In the middle - aside from just status-quo moderates - you have two other groups. One is the neoliberals, who basically recognize that government isn't good at making these kinds of decisions, but tend to propose solutions (e.g., in the education world, things like merit pay and testing for teachers) that seek to hold government decisionmakers more accountable for results. The other is the group - whether you call them neoconservatives or Reform Conservatives or what have you - that essentially accepts the existing role of government in collecting taxpayer money for these various purposes, but wants to return the power over that money's disposition as much as possible to private individuals: school choice, private Social Security and Health Savings Accounts, etc., all containing moneys that orthodox conservatives would suggest not taxing or restricting in the first place.
As I noted in 2004, some of the reasoning behind these kinds of programs is tactical, dovetailing with Newt's preference for taking current reality as a starting point. And Newt would bring about real reductions in public employment with his "lean six sigma" plan to drastically cut civil service employment, a reduction in government's functioning that is one reason why - as he indicated in the Coffee and Markets interview - he doesn't see it as all that crucial that he or his running mate have executive experience:
The lesson of Harry Truman is that presidents are about leadership not management. Presidents hire managers. Lincoln had managed a two lawyer office with no clerks. That was the sum total of his management experience before he got to be President.
But it's clear that Newt actually believes in a role for government as tax collector for various domestic-policy purposes; he just doesn't trust the government to actually run anything. The Beck interview again:
What I'm against is the government trying to implement things because bureaucracy's such a bad implementer, and I'm against government trying to pick winners and losers....
You will not find this Hamiltonian view at any Tea Party rally you might attend. Newt's Reform Conservatism is on solid ground when it comes to tactics, and undoubtedly it involves fewer micro-level decisions about picking winners in the economy than liberalism does (with its attendant inevitable Solyndra-style abuses and corruptions) but at heart it still presents the basic problem that somewhere, someone has to decide what the "right" things are to subsidize so as to "creat[e] a better future." And it also presents tension with his desire to make real and meaningful cuts in taxes. And at bottom, it opens Newt to many of the same risks and criticisms that plagued George W. Bush's "Compassionate Conservatism."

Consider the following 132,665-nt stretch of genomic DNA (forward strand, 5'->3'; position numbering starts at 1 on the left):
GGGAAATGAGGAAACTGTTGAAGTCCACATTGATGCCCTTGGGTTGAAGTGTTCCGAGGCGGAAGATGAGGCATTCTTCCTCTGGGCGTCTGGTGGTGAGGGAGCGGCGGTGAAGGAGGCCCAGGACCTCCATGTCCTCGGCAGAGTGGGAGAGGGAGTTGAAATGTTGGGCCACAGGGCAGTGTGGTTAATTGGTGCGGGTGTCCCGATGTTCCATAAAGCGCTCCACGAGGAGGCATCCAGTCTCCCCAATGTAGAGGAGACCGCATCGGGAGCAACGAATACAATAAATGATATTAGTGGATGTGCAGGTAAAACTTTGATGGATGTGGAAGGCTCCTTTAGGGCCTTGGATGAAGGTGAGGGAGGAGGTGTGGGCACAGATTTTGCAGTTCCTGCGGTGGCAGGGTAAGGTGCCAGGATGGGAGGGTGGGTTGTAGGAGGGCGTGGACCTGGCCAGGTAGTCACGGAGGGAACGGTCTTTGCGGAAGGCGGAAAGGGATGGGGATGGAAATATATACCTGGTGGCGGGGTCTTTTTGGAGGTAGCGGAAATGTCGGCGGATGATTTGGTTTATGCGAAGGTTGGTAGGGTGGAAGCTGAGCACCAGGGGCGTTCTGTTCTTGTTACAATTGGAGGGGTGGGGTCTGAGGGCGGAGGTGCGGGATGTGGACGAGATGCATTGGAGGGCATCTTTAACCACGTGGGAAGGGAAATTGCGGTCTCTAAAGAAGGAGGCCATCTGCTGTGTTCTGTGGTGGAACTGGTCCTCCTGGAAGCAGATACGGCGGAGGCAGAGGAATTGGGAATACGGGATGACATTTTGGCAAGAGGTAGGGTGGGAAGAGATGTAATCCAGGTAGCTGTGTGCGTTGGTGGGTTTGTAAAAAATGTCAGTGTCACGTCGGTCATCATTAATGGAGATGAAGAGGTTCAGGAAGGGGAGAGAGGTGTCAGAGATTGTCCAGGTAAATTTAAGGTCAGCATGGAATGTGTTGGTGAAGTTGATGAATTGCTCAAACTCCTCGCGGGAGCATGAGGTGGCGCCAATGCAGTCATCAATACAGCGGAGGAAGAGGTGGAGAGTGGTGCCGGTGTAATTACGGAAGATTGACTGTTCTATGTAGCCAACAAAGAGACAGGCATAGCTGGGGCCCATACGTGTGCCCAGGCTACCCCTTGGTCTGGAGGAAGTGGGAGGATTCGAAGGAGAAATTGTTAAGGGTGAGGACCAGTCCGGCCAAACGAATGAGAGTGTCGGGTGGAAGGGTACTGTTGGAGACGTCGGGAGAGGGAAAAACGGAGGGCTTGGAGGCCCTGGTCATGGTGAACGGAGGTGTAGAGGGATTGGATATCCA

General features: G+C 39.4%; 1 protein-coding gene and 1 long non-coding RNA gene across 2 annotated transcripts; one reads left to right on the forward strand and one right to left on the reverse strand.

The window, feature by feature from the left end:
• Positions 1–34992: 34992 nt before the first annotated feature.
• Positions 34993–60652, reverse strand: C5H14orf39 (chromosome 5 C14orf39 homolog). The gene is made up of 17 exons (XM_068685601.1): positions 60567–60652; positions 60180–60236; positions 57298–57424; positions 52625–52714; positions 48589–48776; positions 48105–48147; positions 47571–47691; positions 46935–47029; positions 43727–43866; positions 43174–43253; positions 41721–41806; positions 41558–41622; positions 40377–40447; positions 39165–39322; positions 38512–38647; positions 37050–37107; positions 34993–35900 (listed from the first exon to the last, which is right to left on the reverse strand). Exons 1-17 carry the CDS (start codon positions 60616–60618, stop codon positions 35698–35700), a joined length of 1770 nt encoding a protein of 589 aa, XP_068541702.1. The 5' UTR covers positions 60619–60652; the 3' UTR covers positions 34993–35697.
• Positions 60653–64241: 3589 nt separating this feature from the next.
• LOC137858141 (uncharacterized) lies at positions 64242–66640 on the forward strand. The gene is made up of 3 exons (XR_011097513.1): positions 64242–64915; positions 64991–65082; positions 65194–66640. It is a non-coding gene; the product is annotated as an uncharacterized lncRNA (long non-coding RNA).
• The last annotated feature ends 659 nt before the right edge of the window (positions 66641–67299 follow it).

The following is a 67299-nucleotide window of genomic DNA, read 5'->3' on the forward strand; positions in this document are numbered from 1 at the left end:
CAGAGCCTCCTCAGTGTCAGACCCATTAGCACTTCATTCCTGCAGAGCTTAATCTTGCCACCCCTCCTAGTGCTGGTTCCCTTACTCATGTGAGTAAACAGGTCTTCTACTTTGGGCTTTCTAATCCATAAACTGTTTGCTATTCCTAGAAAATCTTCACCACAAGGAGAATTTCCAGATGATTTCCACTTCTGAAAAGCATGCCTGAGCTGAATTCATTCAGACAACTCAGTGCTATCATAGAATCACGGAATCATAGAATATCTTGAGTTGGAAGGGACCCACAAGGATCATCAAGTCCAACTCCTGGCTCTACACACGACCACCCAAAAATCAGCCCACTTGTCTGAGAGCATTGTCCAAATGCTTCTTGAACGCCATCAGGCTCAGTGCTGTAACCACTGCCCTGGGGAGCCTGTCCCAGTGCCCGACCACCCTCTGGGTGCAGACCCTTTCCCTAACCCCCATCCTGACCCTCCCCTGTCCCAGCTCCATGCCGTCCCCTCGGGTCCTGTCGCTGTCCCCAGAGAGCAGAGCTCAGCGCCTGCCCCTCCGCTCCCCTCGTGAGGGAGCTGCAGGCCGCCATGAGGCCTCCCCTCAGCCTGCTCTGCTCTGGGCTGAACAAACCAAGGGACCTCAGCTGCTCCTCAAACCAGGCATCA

In summary, Newt Gingrich's approach can't be fully understood with an easy caricature of big or small government, status quo or radical change. What Newt stands for, and intends to carry out if elected, is a series of major changes in how government operates - done step by gradual step, introducing more popular choice and control and reducing public employment, rather than focusing on making dramatic and immediate cuts to public outlays or public functions. Newt's gradualism is an attitude that's inseparable from both his training as a historian and his obsession with the future: Newt sees change as a constant and a continuum, in which the future is reshaped by the way in which incentives are altered and power put in the hands of people who will not willingly cede it back.
It is open to fair debate whether, in designing such an agenda, Newt is more realistic and more savvy in reading what is politically possible than more Tea Party oriented Republicans, or is passing up a unique historic opportunity to get the public behind razing big chunks of Washington at once. But either way, there is a distinctive philosophy at work that deserves as much attention in understanding his platform as Newt's personality, character and experience.